Measurement by Belief (Liberty Mutual at CLO Symposium)


   There’s so much going on in the UK at the moment, with tomorrow’s Spending Review and Wednesday’s public sector pensions strike.  And I still haven’t got around to posting on last week’s report from the High Pay Commission.  But I’m out in South Africa at the moment and feel a bit cut off from these issues.

But today, as well as a couple of meetings, and a bit of time by the pool, I’ve been finishing off on an input to a UK client’s learning strategy, and have been reading some research and watching a couple of webinars as input to this.

One of these has been the CLO’S Virtual Fall Symposium which took place live back in October.  (Quick reporting isn’t something I always do well eg I’ll probably only get round to posting on cuts, strikes and exec pay in 2012!).

There were a few interesting sessions at this, but the one which most interested me was by Larry Israelite from Liberty Mutual.  This suggested that measurement can (I would say should) be based on an organisation’s beliefs, not just on data or current goals:

  • The data based approach is based on a cycle of data – information – judgements – actions.  As well as being HR driven, focused on the current state and reactive, the main problem with this approach is that there’s a disconnect between actions and data – you can take actions but don’t know what led to the data in the first place.
  • The goal based approach is based on a cycle of goals – measures – results – actions.  It’s still HR driven, but focuses on refining the current state, defining outcomes and being more proactive.  You’re looking for the impact of what people do but you still don’t know what these things are and they’re difficult to control so your ability to influence them is severely compromised.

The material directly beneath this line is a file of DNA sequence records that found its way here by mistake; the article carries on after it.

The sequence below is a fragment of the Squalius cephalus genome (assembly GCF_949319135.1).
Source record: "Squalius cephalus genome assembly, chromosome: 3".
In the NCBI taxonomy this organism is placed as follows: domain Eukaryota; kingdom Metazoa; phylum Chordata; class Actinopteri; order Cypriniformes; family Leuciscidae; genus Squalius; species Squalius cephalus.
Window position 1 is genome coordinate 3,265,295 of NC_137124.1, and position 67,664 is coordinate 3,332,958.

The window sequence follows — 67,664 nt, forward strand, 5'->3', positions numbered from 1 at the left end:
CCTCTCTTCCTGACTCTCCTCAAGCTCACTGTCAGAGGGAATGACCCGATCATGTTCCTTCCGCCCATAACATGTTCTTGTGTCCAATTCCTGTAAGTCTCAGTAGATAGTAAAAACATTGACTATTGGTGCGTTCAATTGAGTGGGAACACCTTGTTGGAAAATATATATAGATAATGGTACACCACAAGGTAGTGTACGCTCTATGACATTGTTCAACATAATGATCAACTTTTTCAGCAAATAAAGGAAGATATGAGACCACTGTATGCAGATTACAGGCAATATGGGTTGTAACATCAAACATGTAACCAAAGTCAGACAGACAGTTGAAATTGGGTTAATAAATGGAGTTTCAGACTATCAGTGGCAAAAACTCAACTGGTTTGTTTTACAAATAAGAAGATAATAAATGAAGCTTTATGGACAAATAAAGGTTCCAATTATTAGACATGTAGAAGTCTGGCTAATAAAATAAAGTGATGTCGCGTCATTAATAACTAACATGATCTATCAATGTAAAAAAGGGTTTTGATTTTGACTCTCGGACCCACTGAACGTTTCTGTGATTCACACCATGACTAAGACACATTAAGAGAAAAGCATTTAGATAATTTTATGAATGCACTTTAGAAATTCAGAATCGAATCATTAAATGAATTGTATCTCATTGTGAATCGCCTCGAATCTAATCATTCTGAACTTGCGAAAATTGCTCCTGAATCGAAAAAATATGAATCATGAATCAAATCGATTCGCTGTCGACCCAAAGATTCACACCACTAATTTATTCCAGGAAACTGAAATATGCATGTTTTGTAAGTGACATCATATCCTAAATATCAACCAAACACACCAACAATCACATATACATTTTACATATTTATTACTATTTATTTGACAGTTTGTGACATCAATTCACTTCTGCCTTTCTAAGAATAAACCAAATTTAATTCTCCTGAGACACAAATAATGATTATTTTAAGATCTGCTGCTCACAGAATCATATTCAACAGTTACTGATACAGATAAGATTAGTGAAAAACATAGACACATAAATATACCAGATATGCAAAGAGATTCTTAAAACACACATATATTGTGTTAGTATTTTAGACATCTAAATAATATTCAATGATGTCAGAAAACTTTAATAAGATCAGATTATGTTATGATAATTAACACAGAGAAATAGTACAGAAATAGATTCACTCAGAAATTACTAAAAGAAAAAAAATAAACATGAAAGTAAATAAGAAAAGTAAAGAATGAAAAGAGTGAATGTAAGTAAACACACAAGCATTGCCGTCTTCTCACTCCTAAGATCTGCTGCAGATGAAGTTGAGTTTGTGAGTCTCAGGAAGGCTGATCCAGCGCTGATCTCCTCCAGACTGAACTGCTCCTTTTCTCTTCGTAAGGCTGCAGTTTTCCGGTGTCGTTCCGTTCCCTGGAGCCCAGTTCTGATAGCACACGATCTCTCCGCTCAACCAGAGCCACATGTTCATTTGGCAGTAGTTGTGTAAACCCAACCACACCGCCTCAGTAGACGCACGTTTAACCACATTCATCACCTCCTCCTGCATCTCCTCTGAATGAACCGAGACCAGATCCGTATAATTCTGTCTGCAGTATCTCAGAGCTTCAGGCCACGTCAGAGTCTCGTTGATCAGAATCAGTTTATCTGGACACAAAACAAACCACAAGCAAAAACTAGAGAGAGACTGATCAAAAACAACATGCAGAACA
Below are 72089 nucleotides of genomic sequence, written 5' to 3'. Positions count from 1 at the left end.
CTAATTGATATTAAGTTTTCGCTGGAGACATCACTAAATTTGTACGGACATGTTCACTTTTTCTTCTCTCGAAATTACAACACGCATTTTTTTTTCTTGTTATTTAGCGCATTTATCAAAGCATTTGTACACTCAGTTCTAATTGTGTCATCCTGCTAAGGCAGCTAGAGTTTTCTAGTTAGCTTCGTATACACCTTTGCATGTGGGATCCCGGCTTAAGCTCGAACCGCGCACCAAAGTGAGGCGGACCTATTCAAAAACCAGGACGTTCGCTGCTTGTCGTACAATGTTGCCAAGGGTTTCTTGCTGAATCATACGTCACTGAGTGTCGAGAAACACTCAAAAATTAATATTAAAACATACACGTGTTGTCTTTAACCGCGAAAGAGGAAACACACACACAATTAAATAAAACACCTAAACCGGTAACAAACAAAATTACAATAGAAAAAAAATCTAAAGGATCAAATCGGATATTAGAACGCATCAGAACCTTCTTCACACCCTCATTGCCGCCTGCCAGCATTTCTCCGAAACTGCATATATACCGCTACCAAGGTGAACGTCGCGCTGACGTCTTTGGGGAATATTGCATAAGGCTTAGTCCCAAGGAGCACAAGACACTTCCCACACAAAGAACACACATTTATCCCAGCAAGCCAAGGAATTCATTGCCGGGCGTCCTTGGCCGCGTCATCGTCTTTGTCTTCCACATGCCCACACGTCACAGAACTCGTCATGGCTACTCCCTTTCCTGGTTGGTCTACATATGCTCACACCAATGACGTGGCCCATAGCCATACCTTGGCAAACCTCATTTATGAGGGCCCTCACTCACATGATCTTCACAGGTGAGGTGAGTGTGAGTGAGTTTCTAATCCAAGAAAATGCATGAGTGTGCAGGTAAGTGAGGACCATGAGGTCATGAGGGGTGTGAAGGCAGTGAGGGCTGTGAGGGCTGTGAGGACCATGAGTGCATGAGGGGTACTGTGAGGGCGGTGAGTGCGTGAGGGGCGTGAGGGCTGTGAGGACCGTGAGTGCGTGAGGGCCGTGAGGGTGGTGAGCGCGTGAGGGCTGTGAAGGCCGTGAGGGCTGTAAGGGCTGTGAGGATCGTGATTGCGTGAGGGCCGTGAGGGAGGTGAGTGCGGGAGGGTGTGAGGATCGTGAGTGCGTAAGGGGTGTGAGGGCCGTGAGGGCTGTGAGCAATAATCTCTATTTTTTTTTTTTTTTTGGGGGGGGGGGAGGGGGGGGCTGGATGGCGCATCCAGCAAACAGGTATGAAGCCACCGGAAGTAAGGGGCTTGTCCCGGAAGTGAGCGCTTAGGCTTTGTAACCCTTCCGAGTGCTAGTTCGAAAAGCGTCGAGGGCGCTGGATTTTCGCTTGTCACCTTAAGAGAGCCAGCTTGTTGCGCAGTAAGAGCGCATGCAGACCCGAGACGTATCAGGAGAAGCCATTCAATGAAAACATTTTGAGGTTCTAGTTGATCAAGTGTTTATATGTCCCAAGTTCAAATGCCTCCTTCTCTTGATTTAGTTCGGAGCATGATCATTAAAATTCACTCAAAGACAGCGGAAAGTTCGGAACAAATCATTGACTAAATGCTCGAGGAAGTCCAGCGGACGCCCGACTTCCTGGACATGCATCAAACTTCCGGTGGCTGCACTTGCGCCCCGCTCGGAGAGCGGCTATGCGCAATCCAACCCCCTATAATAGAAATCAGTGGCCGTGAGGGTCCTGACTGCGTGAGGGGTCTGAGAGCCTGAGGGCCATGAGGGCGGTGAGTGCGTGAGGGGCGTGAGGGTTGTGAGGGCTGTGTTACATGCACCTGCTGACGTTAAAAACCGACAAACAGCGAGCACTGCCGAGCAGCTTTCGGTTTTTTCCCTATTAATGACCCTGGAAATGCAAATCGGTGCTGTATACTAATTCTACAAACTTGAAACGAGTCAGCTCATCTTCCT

• A cycle of beliefs informing behaviours followed by measures – results – actions addresses these issues because you can influence the behaviours, and if necessary revise the beliefs.  It’s also business driven, focused on achieving the desired state and much more proactive.


It’s about faith – a firm belief in something for which there is no proof, and something that is believed with especially strong conviction.  Eg Liberty Mutual’s beliefs include hiring the right people.  Their talent management measurement reports focus on 34 measures which reflect these beliefs.  Tracking against these strategic measures means they don’t have to prove how HR impacts the business: “We believe we’re effective and successful because the CEO believes we’re effective and successful.”


There were some good points in this – I agree that data without a strategic backdrop to underpin it is often valueless – which is why I am a firmer supporter of ‘big strategy’ than I am of the opportunities of big data.

And I also agree with the importance of beliefs, though I think we can push deeper and get to more unique needs than just something like recruiting the best people.   It’s why I like Gary Hamel’s focus on ideology (definition takent from Hamel’s forthcoming book, What Matters Now):

“Here’s a word that probably doesn’t get much airtime in your organization: ideology. Do a search of your company’s internal website and I’m willing to bet you won’t find a single reference. That’s a problem. As managers, it’s our creedal beliefs that prevent our institutions from being more adaptable, more innovative, more inspiring, and more noble-minded. We are limited by our management ideology.”


Also see my post on HR scorecarding – an approach which combines some of the aspects of Israelite’s goal and belief based approaches, without restricting focus to behaviours, and which also makes the data which is collected make more sense.

The separation between outcomes and business impacts in my model is why I also don’t support Israelite’s suggestion that a business has to be performing in order to be a good case sudy.  An organisation can have well developed behaviours and other human capital which, for a number of reasons, don’t result in the business benefits which are intended.



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I graduated from Imperial College, London in 1987 and joined Andersen Consulting (now Accenture) as a systems development consultant. After ten years in IT, change and then HR consulting, I joined Ernst & Young as an HR Director, working firstly in the UK, and then, based in Moscow, covering the former USSR.More recently, I have worked as Head of HR Consulting for Penna and Director of Human Capital Consulting for Buck Consultants (the HR consultancy owned by ACS).


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